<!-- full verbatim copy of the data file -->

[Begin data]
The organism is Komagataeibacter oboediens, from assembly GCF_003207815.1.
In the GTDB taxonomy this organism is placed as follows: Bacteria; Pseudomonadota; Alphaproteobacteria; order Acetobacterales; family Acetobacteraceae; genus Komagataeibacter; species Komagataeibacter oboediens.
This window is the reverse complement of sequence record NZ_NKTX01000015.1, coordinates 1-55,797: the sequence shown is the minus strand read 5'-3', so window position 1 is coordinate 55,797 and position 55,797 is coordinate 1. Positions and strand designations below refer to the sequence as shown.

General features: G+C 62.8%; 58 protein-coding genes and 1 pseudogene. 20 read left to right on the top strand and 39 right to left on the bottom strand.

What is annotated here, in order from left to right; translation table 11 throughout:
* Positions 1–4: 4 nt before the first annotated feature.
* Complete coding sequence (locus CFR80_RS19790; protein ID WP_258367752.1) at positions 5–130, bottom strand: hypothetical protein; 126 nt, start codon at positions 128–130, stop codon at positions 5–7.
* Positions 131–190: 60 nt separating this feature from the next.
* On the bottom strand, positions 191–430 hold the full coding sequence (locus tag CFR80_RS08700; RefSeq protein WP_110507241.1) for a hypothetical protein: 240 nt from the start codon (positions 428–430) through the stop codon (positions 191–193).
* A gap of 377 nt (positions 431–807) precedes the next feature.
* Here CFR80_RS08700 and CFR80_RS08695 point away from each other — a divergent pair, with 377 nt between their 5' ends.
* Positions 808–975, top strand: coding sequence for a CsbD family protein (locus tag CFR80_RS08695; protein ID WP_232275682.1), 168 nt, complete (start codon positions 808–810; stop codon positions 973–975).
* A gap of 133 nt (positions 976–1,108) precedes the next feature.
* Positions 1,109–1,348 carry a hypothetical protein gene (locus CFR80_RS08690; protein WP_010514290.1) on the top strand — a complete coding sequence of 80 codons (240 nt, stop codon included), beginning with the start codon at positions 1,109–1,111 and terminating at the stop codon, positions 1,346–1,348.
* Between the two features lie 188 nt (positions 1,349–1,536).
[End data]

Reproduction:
The organism is Komagataeibacter oboediens, from assembly GCF_003207815.1.
In the GTDB taxonomy this organism is placed as follows: Bacteria; Pseudomonadota; Alphaproteobacteria; order Acetobacterales; family Acetobacteraceae; genus Komagataeibacter; species Komagataeibacter oboediens.
This window is the reverse complement of sequence record NZ_NKTX01000015.1, coordinates 1-55,797: the sequence shown is the minus strand read 5'-3', so window position 1 is coordinate 55,797 and position 55,797 is coordinate 1. Positions and strand designations below refer to the sequence as shown.

General features: G+C 62.8%; 58 protein-coding genes and 1 pseudogene. 20 read left to right on the top strand and 39 right to left on the bottom strand.

What is annotated here, in order from left to right; translation table 11 throughout:
* Positions 1–4: 4 nt before the first annotated feature.
* Complete coding sequence (locus CFR80_RS19790; protein ID WP_258367752.1) at positions 5–130, bottom strand: hypothetical protein; 126 nt, start codon at positions 128–130, stop codon at positions 5–7.
* Positions 131–190: 60 nt separating this feature from the next.
* On the bottom strand, positions 191–430 hold the full coding sequence (locus tag CFR80_RS08700; RefSeq protein WP_110507241.1) for a hypothetical protein: 240 nt from the start codon (positions 428–430) through the stop codon (positions 191–193).
* A gap of 377 nt (positions 431–807) precedes the next feature.
* Here CFR80_RS08700 and CFR80_RS08695 point away from each other — a divergent pair, with 377 nt between their 5' ends.
* Positions 808–975, top strand: coding sequence for a CsbD family protein (locus tag CFR80_RS08695; protein ID WP_232275682.1), 168 nt, complete (start codon positions 808–810; stop codon positions 973–975).
* A gap of 133 nt (positions 976–1,108) precedes the next feature.
* Positions 1,109–1,348 carry a hypothetical protein gene (locus CFR80_RS08690; protein WP_010514290.1) on the top strand — a complete coding sequence of 80 codons (240 nt, stop codon included), beginning with the start codon at positions 1,109–1,111 and terminating at the stop codon, positions 1,346–1,348.
* Between the two features lie 188 nt (positions 1,349–1,536).